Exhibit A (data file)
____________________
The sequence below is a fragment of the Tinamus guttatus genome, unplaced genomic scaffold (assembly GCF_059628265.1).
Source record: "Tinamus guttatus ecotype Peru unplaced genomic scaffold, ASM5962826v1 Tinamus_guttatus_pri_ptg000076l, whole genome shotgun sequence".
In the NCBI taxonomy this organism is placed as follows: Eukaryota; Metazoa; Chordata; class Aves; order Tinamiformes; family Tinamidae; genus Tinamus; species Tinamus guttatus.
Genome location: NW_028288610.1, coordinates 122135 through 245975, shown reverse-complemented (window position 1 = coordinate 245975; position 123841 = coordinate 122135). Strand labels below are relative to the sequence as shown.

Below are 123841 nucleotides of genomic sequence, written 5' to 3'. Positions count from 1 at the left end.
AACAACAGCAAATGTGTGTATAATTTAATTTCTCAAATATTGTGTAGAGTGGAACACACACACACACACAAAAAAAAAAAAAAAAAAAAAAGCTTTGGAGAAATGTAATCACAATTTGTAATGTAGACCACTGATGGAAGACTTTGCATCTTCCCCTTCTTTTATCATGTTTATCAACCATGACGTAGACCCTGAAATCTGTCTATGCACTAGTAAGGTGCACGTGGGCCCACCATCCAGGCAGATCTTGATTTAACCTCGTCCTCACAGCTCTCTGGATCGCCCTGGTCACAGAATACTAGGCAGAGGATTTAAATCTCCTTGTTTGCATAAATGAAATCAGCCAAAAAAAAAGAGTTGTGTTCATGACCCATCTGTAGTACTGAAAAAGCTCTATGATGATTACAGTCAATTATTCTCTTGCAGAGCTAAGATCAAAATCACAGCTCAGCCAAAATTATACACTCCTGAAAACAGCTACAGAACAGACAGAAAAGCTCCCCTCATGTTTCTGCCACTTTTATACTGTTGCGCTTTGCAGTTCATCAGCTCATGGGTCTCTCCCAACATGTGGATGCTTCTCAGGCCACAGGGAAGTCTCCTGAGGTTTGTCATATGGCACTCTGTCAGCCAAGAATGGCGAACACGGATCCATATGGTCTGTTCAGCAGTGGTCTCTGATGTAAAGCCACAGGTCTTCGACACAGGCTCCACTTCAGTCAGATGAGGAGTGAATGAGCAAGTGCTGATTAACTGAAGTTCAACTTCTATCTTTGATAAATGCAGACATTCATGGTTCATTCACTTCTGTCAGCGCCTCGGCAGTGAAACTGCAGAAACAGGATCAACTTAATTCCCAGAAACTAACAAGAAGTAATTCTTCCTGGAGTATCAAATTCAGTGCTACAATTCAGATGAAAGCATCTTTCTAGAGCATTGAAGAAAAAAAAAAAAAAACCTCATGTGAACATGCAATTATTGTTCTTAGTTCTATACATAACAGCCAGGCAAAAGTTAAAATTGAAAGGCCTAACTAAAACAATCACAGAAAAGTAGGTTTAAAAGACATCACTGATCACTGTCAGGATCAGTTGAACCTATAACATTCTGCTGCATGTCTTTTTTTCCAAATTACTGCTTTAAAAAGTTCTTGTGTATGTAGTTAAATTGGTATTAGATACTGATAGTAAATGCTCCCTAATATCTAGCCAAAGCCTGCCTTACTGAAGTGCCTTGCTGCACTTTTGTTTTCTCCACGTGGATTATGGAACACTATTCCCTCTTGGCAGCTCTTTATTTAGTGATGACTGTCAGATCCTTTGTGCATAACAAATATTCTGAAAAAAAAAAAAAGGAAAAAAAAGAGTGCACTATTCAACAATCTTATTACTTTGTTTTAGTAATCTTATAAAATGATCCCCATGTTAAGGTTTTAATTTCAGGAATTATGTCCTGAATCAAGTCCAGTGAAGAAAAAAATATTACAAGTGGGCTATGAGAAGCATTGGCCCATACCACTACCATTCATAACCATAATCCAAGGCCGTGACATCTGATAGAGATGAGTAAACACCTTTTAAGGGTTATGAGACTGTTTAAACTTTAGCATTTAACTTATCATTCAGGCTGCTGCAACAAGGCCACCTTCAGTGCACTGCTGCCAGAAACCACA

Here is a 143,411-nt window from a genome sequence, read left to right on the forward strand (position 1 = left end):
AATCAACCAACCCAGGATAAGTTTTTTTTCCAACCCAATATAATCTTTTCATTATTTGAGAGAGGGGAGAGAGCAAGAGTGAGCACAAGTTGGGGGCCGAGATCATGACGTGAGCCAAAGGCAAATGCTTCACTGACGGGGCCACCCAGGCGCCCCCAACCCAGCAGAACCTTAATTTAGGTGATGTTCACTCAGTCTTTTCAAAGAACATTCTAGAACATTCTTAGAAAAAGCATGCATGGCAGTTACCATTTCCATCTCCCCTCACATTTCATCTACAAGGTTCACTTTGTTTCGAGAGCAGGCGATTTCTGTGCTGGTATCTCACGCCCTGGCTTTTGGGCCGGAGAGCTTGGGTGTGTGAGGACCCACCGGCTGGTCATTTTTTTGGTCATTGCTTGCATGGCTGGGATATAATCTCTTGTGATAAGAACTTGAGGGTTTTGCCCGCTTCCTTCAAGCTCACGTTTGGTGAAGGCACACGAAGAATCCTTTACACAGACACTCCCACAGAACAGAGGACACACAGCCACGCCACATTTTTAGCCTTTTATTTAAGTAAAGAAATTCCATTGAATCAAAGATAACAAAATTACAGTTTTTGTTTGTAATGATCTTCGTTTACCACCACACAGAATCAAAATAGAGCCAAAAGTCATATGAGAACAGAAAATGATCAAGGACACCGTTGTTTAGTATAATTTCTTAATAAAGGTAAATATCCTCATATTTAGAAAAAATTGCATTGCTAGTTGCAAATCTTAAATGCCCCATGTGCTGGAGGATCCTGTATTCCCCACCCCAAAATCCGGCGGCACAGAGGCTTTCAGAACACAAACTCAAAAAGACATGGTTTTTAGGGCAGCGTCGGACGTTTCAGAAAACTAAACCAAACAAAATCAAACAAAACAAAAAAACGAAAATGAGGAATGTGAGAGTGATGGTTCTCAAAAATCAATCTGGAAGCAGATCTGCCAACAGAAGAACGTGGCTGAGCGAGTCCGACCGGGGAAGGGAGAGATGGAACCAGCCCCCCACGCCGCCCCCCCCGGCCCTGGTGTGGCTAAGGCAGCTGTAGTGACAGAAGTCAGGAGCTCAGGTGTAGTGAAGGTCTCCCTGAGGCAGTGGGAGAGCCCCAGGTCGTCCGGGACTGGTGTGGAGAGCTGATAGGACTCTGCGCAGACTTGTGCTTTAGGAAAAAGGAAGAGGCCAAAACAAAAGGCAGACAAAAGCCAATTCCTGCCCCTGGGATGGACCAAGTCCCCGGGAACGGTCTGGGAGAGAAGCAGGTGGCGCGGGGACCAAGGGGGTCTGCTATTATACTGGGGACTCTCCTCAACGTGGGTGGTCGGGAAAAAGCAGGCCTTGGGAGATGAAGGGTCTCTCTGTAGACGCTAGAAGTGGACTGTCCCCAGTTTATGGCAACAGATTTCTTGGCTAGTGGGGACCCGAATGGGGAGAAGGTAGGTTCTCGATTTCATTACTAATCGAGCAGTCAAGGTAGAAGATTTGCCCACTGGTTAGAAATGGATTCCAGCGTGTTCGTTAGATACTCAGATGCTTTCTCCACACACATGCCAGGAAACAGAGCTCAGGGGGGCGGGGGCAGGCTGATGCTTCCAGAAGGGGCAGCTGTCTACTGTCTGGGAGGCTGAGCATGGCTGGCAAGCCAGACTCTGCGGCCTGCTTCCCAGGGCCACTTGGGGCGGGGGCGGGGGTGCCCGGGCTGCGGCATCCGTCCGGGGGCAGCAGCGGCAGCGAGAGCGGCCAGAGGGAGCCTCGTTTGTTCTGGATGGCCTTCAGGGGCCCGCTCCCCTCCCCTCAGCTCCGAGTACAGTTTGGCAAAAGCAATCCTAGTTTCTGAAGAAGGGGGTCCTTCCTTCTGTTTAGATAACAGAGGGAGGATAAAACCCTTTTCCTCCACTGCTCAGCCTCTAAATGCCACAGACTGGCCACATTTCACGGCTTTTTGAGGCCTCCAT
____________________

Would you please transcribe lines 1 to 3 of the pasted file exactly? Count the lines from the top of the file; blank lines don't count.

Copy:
The sequence below is a fragment of the Tinamus guttatus genome, unplaced genomic scaffold (assembly GCF_059628265.1).
Source record: "Tinamus guttatus ecotype Peru unplaced genomic scaffold, ASM5962826v1 Tinamus_guttatus_pri_ptg000076l, whole genome shotgun sequence".
In the NCBI taxonomy this organism is placed as follows: Eukaryota; Metazoa; Chordata; class Aves; order Tinamiformes; family Tinamidae; genus Tinamus; species Tinamus guttatus.